drop a VOB file into the timeline. It seemed like such a basic file format
It is a pretty standard delivery format. Few professionals will use it as source, however. Mostly consumers do this, for which there is a plethora of consumer software up to the task.
Adobe's pitch for CS4 said it handles almost all video formats
You kind of have to look at Adobe's intended market, here. Specifically video professionals who have some formal training and decent understanding of video production. That market will by and large use professional cameras as their source media. From that viewpoint, the claim may make more sense. Premiere now does work with many standard camera formats - DV, HDV, DVCPRO HD, AVCHD, XDCAM EX, XDCAM HD, RED, and I understand AVC-I support is on the way.
It is true that Premiere has a hard time working with many final delivery formats - DVD, Divx, .flv to name a few. But then again, those are final delivery formats.
Hmmm, that somewhat condescending response leads me to believe that you don't know the solution to my problem. That's OK, I don't know it either, that is why I posted the question here.
I worked in TV as news photographer, reporter and producer for many years and have a "decent understanding of video production." But today I work in a communications shop with a limited budget, we already had a license and it was a good deal cheaper to simply upgrade to CS4 than it was to buy a new software package. I would have rather bought a Mac and used Final Cut, but there it is, we are limited by the conditions we have to work under.
I will just accept the premise that I am not working under ideal conditions. With that in mind, does anyone know what might be causing my sync problem, or are there any good suggestions for a piece of software that can convert a VOB file to a format that can be used in CS4.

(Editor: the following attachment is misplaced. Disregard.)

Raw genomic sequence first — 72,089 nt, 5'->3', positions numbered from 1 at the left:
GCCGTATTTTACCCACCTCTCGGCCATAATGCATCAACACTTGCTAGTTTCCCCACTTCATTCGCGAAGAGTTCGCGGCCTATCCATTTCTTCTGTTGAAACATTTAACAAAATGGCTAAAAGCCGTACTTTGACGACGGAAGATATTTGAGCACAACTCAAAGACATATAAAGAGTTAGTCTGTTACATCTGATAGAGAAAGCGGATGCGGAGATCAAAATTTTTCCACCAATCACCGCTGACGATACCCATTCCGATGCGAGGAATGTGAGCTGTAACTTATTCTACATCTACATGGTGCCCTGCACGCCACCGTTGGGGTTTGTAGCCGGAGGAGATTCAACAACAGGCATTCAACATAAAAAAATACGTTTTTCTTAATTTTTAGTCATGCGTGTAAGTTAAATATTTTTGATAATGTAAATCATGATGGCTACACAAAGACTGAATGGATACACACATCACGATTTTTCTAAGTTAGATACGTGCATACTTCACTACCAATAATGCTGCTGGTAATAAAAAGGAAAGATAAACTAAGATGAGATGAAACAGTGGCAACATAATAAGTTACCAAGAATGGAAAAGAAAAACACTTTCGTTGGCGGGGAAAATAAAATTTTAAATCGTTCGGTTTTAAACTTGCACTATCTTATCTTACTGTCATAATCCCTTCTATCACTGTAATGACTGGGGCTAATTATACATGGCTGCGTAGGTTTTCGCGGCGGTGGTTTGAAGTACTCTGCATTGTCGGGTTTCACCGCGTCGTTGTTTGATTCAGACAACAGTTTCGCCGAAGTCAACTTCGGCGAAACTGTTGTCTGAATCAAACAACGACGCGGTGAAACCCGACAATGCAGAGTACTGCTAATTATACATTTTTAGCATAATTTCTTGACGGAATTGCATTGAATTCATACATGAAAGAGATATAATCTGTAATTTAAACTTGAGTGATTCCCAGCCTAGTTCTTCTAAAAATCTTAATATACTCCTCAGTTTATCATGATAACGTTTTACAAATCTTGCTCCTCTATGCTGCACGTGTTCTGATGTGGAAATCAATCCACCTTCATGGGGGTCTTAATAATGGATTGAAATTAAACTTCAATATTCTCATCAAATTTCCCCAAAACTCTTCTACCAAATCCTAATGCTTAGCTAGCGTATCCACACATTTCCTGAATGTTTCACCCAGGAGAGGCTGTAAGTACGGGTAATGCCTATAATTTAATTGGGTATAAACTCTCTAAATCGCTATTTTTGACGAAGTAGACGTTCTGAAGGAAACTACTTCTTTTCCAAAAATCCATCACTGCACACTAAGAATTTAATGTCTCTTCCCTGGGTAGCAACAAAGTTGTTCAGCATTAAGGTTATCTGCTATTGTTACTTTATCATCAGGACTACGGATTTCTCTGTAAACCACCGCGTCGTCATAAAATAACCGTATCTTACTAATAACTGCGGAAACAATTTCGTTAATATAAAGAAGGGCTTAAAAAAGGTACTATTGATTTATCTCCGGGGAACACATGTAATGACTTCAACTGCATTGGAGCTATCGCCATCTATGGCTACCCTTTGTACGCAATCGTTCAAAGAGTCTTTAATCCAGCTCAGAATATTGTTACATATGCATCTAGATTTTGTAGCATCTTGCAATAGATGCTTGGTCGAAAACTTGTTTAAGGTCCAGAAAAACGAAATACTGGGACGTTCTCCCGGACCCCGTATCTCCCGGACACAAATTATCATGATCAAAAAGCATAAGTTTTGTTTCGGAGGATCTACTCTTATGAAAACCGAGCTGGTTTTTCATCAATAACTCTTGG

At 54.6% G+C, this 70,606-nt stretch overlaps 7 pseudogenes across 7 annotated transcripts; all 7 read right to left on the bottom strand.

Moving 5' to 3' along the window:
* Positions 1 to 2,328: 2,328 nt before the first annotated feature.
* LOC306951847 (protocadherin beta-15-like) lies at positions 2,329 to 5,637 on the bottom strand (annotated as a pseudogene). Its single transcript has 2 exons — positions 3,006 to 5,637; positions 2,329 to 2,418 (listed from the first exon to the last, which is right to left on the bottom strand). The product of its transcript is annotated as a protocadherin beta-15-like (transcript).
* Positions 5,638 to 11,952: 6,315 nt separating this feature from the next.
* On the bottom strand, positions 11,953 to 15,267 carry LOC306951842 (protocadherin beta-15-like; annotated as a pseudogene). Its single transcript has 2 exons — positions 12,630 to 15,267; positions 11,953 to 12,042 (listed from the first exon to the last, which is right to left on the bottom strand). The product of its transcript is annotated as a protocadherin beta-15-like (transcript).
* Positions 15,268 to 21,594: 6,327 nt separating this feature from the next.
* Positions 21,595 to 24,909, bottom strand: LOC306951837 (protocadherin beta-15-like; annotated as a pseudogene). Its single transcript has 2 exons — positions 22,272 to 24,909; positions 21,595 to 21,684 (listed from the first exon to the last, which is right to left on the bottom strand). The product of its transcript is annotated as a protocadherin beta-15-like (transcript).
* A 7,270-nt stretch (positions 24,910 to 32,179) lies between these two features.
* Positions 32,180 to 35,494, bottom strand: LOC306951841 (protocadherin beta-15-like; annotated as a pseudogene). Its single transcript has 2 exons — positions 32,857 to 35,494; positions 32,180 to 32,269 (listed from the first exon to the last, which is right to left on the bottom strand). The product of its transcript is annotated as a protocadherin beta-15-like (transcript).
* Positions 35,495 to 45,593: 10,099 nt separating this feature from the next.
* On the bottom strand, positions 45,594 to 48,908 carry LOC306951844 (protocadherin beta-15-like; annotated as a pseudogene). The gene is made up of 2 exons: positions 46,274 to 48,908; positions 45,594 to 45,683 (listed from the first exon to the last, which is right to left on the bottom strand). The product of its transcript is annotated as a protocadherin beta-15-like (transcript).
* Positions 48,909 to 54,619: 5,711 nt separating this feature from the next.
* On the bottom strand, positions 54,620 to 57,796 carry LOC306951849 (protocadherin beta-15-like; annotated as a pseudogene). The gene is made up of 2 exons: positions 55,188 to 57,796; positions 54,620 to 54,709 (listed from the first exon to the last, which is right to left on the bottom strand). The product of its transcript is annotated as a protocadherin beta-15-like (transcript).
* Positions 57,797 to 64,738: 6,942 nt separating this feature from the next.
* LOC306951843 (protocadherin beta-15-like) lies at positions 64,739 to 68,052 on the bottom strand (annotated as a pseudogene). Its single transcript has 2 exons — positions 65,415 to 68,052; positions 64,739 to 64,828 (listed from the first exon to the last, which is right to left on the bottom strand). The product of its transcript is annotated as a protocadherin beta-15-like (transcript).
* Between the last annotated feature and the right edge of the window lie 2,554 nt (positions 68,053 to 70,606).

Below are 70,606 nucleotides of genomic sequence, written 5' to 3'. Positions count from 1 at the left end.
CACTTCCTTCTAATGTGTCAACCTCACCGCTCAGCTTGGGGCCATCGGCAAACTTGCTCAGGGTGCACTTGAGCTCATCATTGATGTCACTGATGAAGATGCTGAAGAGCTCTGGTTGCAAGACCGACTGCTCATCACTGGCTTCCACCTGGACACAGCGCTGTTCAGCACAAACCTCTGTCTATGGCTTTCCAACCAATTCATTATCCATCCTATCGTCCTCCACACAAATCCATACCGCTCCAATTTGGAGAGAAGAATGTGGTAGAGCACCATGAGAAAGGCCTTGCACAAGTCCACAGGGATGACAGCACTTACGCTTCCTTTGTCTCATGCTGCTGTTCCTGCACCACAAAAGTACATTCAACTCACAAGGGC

VOB files have their own issues.
To start, they usually are just one part of a video program that contains several .vob files. Any video program on DVD longer than about 30 minutes will usually be made up of multiple .vob files.
Then there is the issue of the file structure itself. VOB files don't just contain the video and audio content - they also contain lots of non-media data that provide instructions to the DVD player on how to deal with the media content contained in the file. The best solution is to strip away that extra data before working with the file(s) by ripping the DVD. Otherwise, you are relying on your editing software to properly ignore the extra data. Even dedicated MPEG2/DVD/DVDR editing programs like VideoReDo and Womble have trouble with some .vob files from time to time.
So the bottom line with .vob files is that they sometimes work, sometimes they only work after a file extension change, and sometimes they won't work at all. Your best bet when re-purposing DVD video is to rip the DVD into usable, editable files.
Hmmm, that somewhat condescending response leads me to believe that you don't know the solution to my problem.
My apologies. I thought you might be able to infer from my post.
The solution would be to shoot your boss with a more professional camera. For standard definition, a tape based MiniDV is the best choice. For HD, DVCPRO HD is the best choice.
One day later and I am unable to replicate the error that led mo to posting my question. I am now of two minds:
First, Jeff suggested that VOB files are inherently problematic and prone to random errors. Seems like a good explanation.
Second, when the the car wouldn't turn over my Dad always told me to check the simple things first. Are the battery terminals corrosion free, did you leave your lights on etc. Well, in this case I realized I was using a DVD-RW disk with several passes on it. Seems like a good formula for creating a corrupted file.
I have actually had very good luck with MPEG Streamclip to convert files to a format that Premiere will accept, and it's free.
Thanks for all of your help.